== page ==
Less FICA and Medicare-$6,466.58

Less New York City Taxes-$5,445.65

Less Federal Taxes-$24,553.80

Less State Taxes-$9,644.06

Less Payment of Maintenance-$24,677.42

Plus payment of Maintenance0

Less Child Support-$17,591.00

Less Pro Rata share of Child Care-$16,238.40

Balance of Resources Available $50,973.09

Wife and 3-year-old child

Gross Income$33,705.36

Less FICA and Medicare-$2,089.74

Less New York City Taxes-$1,179.69

Less Federal Taxes-$730.08

Less State Taxes-$1,077.44

Plus payment of Maintenance+$24,677.42

Plus Child Support+$17,591.00

Less Pro Rata share of Child Care-$4,161.60

Balance of Resources Available $66,735.23

Interim Counsel Fee Award

The wife requests an award of interim counsel fees in the amount of $10,000.00. The legislation also changes the methodology for the ordering of counsel fees pendente lite. DRL 237 has been amended to provide that: " [t]here shall be rebuttable presumption that counsel fees shall be awarded to the less monied spouse. In exercising the court's discretion, the court shall seek to assure that each party shall be adequately represented and that where fees and expenses are to be awarded, they shall be awarded on a timely basis, pendente lite, so as to enable adequate representation from the commencement of the proceeding. Applications for the award of fees and expenses may be made at any time or times prior to final judgment. Both parties to the action or proceeding and their respective attorneys, shall file an affidavit with the court detailing the financial agreement between the party and the attorney. Such affidavit shall include the amount of any retainer, the amounts paid and still owing thereunder, the hourly amount charged by the attorney, the amounts paid, or to be paid, any experts, and any additional costs, disbursements or expenses. Any applications for fees and expenses may be maintained by the attorney for either spouse in his own name in the same proceeding. Payment of any retainer fees to the attorney for the petitioning party shall not preclude any awards of fees and expenses to an applicant which would otherwise be allowed under this section."

The sponsor of the bill in the Senate noted:


This bill would amend sections 237 and 238 of the Domestic Relations Law to require the court in a matrimonial case, or a proceeding to enforce a judgment therein, involving parties with greatly unequal financial resources, to order the monied party to pay counsel fees for the non-monied party during the course of the case so as to enable her or him to carry on or defend it.

Current law places an onus upon the party in a matrimonial action seeking counsel fees pendente lite, to show why the interests of justice require it. In addition, Judges appear reluctant to order pendente lite counsel fee awards in matrimonial actions under the current statute. A judicial order for pendente lite counsel awards in a matrimonial proceeding is a vital step in preventing an imbalance in the parties' resources from affecting the proceeding's outcome. Given the importance of pendente lite counsel fees, and the frequency of financial imbalance between parties to matrimonial proceedings, it is inappropriate to place the burden upon a non-monied spouse to justify it. Therefore, it is important for the Legislature to revise the statute, as proposed, to create a rebuttable presumption that such relief is necessary.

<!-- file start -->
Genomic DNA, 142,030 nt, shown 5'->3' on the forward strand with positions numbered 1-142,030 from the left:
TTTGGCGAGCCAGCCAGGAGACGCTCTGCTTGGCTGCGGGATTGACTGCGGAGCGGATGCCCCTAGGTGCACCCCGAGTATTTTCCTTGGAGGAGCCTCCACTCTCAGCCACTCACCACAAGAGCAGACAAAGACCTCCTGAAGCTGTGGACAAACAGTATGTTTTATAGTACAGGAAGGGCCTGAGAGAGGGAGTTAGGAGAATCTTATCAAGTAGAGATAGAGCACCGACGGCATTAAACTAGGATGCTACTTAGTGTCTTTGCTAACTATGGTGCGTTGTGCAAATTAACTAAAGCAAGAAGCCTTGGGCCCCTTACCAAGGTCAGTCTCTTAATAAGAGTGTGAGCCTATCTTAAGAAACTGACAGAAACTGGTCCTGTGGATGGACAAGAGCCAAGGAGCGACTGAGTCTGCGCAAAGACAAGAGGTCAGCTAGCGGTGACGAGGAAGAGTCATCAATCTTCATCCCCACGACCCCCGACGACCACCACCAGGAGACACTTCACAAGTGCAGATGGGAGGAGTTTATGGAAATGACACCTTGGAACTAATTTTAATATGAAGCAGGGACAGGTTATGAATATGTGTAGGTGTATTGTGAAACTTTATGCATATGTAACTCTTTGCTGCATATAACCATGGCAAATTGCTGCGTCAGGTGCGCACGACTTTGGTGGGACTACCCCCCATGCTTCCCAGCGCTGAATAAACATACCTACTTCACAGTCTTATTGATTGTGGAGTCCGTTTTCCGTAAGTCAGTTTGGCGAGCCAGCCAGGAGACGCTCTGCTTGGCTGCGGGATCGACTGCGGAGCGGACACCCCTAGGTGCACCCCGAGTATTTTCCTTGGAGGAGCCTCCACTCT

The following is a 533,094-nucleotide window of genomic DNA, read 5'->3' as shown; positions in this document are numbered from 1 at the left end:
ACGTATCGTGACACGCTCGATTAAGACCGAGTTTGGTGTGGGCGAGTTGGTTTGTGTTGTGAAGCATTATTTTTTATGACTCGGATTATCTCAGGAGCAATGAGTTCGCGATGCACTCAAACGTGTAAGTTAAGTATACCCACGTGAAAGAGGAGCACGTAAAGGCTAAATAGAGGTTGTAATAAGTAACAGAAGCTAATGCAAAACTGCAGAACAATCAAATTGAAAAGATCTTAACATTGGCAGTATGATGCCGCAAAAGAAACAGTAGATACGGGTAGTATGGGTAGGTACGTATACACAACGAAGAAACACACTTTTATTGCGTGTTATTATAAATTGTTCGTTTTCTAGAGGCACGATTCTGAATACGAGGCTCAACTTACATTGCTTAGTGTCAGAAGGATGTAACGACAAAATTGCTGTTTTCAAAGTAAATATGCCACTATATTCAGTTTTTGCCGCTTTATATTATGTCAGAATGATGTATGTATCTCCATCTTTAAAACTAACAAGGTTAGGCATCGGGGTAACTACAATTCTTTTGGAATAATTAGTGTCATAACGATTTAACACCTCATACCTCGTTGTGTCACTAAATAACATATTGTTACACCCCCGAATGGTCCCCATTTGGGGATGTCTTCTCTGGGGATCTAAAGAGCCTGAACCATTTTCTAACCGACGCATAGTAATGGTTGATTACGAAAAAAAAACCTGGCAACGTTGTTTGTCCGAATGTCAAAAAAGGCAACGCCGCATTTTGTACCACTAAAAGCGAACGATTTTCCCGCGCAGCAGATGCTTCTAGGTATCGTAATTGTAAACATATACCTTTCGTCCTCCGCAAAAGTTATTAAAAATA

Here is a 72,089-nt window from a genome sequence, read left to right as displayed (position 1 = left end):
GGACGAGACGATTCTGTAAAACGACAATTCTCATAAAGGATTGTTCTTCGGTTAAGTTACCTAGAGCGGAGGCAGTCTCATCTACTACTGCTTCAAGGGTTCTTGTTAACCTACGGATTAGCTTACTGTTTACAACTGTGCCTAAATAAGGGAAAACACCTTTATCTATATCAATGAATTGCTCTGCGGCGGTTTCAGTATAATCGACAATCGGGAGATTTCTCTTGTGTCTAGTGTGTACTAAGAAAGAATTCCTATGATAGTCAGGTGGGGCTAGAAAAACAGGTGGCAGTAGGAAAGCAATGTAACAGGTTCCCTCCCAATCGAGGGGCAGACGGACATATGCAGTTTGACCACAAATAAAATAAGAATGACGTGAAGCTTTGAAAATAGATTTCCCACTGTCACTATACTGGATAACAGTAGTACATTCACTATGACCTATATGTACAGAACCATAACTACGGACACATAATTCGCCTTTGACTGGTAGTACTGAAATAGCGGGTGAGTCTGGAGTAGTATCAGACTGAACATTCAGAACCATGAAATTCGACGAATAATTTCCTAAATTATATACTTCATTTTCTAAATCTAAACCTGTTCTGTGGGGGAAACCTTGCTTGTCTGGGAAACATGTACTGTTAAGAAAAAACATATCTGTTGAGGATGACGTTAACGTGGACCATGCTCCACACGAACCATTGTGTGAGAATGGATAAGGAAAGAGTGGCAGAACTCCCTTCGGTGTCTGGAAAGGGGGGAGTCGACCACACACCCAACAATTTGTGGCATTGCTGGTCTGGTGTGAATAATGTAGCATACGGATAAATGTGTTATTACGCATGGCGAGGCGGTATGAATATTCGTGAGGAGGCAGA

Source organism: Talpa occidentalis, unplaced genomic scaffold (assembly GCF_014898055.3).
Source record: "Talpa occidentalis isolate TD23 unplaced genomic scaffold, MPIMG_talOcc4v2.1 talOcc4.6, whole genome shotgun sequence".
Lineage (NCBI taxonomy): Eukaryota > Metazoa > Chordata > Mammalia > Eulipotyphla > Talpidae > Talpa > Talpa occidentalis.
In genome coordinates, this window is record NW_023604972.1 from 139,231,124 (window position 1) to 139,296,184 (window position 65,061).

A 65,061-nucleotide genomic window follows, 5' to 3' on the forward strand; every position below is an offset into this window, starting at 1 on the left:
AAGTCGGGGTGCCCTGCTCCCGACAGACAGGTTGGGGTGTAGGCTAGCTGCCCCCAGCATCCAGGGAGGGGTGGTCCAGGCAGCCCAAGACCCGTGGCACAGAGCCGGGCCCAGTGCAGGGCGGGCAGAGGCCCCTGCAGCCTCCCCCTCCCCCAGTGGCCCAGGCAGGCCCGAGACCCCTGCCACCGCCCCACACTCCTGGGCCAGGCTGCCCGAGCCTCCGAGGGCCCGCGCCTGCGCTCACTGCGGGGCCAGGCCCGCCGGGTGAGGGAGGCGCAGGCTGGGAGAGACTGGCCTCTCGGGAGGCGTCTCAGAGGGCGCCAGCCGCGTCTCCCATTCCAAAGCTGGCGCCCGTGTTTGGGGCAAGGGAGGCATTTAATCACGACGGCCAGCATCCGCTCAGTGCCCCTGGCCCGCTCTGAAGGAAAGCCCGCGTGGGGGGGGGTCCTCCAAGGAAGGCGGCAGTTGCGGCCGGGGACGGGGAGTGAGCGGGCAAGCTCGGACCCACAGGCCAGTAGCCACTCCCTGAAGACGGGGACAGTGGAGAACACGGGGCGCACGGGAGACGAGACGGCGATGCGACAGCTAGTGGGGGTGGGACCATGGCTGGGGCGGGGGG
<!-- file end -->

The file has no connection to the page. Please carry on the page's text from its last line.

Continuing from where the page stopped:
This bill proposal presumes that in a matrimonial case an order for pendente lite counsel fees is required, and it is left to the affected parties to show why, in the interests of justice, the order should not be made. This will better address today's economic and social realities, and will help ensure that no party to a matrimonial case is strategically at a disadvantage for want of resources to pursue or defend the case.

In this case, the husband earns $155,590.00 and the wife earns $33,705.36. The husband is the monied spouse. In accordance with the new statutory scheme there is a rebuttable presumption that counsel fees shall be awarded to the less monied spouse, the wife. However, based upon the temporary maintenance and child support award, even with the deviation, you can no longer consider the husband as a " monied spouse" . As stated herein, even with the deviation, there is a substantial shift in actual financial resources. This court is cognizant that the award of temporary maintenance very well may have future tax implications for each of the parties but this court can only consider that which is before it at this time. These tax benefits will not be realized, if at all, until at the very earliest of 2012.

The husband's affidavit states that his attorney's retainer amount was $3,500.00. The husband's counsel's hourly rate is $300.00.

The wife's retainer was in the amount of $4,800.00. Through November 5, 2010, the wife's counsel billed $7,955.00. There remains a balance due and owing in the amount of $1,987.50. The wife's counsel's hourly rate was initially $395.00 however, counsel (after the rate for legal assistants and paralegals were questioned by the wife's attorneys) stated that he entered into a new retainer agreement with the wife wherein he reduced the hourly rate to $245.00 retroactively to the commencement of the action. Accordingly, the wife is awarded interim counsel fees in the amount of $5,000.00.